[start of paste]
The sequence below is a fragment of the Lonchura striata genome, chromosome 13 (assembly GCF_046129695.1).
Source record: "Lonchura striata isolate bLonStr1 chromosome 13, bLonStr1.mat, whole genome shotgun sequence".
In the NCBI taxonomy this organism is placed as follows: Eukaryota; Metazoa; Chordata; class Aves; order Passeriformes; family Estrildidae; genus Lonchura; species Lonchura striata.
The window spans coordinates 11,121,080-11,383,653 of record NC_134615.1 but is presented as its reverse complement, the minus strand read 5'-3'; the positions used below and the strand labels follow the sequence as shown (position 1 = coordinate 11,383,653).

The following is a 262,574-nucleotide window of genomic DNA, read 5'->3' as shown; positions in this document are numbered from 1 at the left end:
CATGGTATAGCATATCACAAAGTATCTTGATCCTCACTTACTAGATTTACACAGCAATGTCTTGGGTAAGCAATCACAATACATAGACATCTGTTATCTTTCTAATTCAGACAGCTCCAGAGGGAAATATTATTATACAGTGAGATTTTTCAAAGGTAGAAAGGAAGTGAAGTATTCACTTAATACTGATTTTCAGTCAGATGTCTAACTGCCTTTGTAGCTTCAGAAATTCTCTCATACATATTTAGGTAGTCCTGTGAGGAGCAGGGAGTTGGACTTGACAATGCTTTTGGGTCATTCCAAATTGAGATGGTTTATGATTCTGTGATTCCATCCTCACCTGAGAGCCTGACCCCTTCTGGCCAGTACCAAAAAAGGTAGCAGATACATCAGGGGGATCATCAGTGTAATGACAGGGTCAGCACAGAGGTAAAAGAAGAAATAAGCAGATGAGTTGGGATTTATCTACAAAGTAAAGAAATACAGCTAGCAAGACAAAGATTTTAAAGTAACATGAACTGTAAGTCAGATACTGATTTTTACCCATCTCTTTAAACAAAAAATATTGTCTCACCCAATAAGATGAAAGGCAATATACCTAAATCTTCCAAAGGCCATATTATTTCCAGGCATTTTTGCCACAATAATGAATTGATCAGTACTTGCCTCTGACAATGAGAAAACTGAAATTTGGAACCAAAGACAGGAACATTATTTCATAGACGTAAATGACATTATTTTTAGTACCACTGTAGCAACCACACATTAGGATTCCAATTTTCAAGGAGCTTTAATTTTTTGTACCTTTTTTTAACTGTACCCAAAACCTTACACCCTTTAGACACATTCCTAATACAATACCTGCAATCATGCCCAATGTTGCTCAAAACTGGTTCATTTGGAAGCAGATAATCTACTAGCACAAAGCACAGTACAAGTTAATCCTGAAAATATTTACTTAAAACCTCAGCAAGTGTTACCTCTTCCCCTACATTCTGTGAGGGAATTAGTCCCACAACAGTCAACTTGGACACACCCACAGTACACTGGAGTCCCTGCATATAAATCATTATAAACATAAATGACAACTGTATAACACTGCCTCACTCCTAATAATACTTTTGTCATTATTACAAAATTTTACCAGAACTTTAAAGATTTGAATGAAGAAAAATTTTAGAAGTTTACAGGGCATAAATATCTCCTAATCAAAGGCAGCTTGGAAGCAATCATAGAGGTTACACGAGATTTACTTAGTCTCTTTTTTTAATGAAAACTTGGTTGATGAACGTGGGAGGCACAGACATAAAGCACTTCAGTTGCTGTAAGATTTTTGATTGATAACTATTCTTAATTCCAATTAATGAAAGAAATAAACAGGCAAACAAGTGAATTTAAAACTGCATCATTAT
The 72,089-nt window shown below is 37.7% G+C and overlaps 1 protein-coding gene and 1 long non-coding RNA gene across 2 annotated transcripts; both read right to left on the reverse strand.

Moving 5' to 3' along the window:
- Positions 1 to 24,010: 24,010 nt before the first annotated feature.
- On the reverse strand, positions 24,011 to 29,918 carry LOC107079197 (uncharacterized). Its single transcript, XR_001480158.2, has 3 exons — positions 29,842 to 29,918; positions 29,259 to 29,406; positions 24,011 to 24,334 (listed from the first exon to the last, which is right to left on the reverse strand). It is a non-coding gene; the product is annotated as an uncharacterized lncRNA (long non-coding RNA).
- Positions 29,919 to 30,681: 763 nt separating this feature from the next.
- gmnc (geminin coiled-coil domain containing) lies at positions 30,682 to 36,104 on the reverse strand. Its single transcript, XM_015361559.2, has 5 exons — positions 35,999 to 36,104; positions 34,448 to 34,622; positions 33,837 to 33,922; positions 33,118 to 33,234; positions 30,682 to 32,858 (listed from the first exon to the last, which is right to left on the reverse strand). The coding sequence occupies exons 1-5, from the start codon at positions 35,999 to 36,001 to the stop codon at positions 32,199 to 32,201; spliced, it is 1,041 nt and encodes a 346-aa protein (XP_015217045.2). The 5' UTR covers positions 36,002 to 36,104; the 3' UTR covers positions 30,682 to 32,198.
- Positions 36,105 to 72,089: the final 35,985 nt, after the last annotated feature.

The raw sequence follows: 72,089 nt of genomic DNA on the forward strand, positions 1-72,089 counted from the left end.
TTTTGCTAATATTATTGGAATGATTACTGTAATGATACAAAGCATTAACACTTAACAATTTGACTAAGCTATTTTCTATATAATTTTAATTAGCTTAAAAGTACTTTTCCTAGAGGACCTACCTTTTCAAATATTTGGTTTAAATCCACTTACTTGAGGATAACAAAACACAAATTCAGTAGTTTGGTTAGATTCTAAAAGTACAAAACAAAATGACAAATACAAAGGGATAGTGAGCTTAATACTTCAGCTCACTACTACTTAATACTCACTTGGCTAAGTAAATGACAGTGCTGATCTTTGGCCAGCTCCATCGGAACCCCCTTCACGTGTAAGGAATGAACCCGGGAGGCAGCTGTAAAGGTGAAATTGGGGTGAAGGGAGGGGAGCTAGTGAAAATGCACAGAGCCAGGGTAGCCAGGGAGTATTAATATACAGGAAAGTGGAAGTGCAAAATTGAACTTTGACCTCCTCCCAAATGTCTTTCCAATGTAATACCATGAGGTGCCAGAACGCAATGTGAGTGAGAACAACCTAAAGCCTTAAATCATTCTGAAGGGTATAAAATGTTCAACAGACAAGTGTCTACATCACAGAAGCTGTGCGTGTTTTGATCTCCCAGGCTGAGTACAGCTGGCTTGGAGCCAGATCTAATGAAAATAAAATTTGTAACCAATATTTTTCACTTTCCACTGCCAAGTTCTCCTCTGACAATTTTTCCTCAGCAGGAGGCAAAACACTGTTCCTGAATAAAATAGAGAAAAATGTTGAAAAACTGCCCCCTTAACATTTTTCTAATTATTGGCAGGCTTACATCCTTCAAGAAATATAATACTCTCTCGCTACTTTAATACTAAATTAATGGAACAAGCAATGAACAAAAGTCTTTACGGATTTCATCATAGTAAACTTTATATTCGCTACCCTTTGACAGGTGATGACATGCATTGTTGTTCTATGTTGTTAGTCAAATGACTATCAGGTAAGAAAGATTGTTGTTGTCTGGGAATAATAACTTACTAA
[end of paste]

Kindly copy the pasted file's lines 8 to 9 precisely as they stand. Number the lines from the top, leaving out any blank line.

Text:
Moving 5' to 3' along the window:
- Positions 1 to 24,010: 24,010 nt before the first annotated feature.